Topic #3

The characters in Hard Times fall into two categories, with two exceptions.


I. Thesis Statement: The characters in Hard Times are either capable of unselfishly sympathizing with other people’s sufferings or they are selfish and calculating, with two exceptions—Gradgrind and Louisa.

II. Selfish characters incapable of sympathy
A. Bounderby
1. Does not care about the difficulties faced by the people who work for him, in particular Blackpool
2. Has no conception of his wife’s unhappiness
3. Shows remarkable tactlessness on the occasion of visiting Sissy’s father to tell him that Sissy can’t go to school any longer
B. Bitzer
1. Puts his own mother in a workhouse
2. Cannot be appealed to on the grounds of loyalty or feeling
3. Refuses to let Tom Gradgrind escape justice
C. Tom Gradgrind
1. Makes his sister marry a man she doesn’t love for his own convenience
2. Is nevertheless ungrateful toward his sister
3. Shows no remorse for hurting his family
III. Characters who are capable of unselfish sympathy
A. Sissy Jupe
1. Is Rachael’s companion and source of comfort when Blackpool disappears
2. Intervenes for Tom and helps him
3. Attends the sick and dying mother of Louisa
B. Rachael
1. Takes care of Stephen’s drunken wife, her old friend
2. Has pity and concern for Stephen
C. Mr. Sleary
1. Makes sure that Sissy really wants to go to Gradgrind’s
2. Knows the troubles and joys of all his employees
3. Shows sympathy for Sissy’s father
4. Shows sympathy for Sissy
IV. Louisa and Gradgrind are the exceptions
A. Gradgrind undergoes a change
1. For the first two-thirds of the novel he is unsympathetic, cold, and uncaring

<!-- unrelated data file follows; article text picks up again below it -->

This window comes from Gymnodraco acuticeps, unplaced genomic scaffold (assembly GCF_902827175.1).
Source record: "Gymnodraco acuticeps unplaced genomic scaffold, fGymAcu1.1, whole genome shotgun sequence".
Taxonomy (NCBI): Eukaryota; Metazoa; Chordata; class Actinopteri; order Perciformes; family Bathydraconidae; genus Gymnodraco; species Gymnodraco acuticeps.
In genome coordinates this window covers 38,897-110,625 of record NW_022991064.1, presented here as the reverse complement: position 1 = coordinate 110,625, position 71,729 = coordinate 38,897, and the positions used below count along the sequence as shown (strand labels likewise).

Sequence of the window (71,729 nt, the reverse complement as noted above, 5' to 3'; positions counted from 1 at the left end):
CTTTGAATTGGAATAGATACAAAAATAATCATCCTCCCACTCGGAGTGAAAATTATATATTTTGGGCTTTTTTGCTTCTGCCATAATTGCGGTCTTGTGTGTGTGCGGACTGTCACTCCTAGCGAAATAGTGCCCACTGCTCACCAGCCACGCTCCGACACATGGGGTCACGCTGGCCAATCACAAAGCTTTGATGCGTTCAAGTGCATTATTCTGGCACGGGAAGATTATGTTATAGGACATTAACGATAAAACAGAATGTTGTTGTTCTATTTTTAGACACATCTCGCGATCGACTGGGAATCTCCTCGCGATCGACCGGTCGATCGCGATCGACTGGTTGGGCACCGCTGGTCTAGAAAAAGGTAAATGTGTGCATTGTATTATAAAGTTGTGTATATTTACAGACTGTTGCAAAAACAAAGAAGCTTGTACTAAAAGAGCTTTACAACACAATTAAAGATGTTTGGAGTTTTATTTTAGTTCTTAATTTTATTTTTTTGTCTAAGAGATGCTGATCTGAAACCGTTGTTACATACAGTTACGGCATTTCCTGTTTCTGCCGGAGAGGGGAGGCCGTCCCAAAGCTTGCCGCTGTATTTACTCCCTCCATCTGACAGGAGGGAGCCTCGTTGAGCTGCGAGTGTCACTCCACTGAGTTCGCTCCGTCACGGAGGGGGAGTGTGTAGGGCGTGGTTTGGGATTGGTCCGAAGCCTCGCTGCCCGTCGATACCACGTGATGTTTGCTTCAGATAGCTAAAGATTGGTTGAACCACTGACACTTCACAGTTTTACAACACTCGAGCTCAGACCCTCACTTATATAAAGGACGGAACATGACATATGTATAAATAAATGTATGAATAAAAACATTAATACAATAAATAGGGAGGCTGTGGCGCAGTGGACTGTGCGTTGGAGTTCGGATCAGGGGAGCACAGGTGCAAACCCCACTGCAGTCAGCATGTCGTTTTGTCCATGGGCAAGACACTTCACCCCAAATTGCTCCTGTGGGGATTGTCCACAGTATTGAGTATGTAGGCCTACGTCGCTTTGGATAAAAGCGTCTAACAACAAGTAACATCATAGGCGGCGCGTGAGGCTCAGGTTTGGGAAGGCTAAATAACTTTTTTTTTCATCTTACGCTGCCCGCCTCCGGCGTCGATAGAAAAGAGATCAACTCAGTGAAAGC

2. Louisa reappears to expose his radical deficiency as a father
3. From that moment on he is a changed man struggling to find ways to act differently
B. Louisa alternates between being capable of sympathizing with others and being incapable of doing so
1. Like her father can be cold and haughty
2. But is devoted to her brother
3. Shows sympathy for Blackpool and goes to his lodgings to give him money
4. In the future, Dickens says that she will not be a mother, but she will devote herself to caring for others in humanitarian work

V. Conclusion: All characters in the novel are either capable of sympathy with others or incapable of sympathy, with two exceptions: Louisa has moments of both, but only Gradgrind is able to undergo a transformation.

Topic #4

Ridicule can be a powerful instrument in the hands of a skillful writer. Write an essay exploring the uses of ridicule in Hard Times.


I. Thesis Statement: In the novel Hard Times Dickens uses ridicule to entertain the reader and to puncture inflated language, attack ideas, and expose attitudes he dislikes.

II. Punctures inflated language
A. Mrs. Sparsit’s genteel speech
1. Calling her salary an “annual compliment”
2. Being unwilling to mention that Bitzer snores
3. Terms she uses for her employer
B. Slackbridge’s rhetoric
1. Speeches prolific with cliché and dead metaphors
2. His addressing everyone as his friend
3. Appeal to hatred and resentment

III. Attack ideas
A. Mr. Gradgrind’s theory of education
1. Force feeding children a steady diet of facts
2. Cultivating the intellect at the expense of the emotions
3. Forbidding any indulgence in fancy
4. Not allowing imaginative literature of any kind
B. Mr. Bounderby’s attitude toward his employees
1. Belief that they all want “to be set up in a coach and six, and to be fed on turtle soup and venison, with a gold spoon”
2. High-handed dismissal of Blackpool
3. Automatic suspicion of Blackpool
4. Belief that Coketown’s workers are the happiest who ever lived, and Coketown’s work the easiest
C. The “Harthouse Philosophy”
1. Life is boring
2. No opinion is worth more than another
3. Benevolence and social concern is meaningless
4. “Whatever Will Be, Will Be”

IV. Expose attitudes
A. Mr. Bounderby’s upstart attitudes
1. The made-up stories of his abandonment
2. His “braggart humility”
3. Boasting of his lack of manners
B. Mrs. Sparsit’s family pride
1. Her references to the Powlers and Lady Scadgers
2. Condescending air toward everyone despite the lowliness of her present station in life

V. Conclusion: Dickens uses ridicule relentlessly and effectively to mock a variety of his characters and their outlooks.

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Critical Evaluation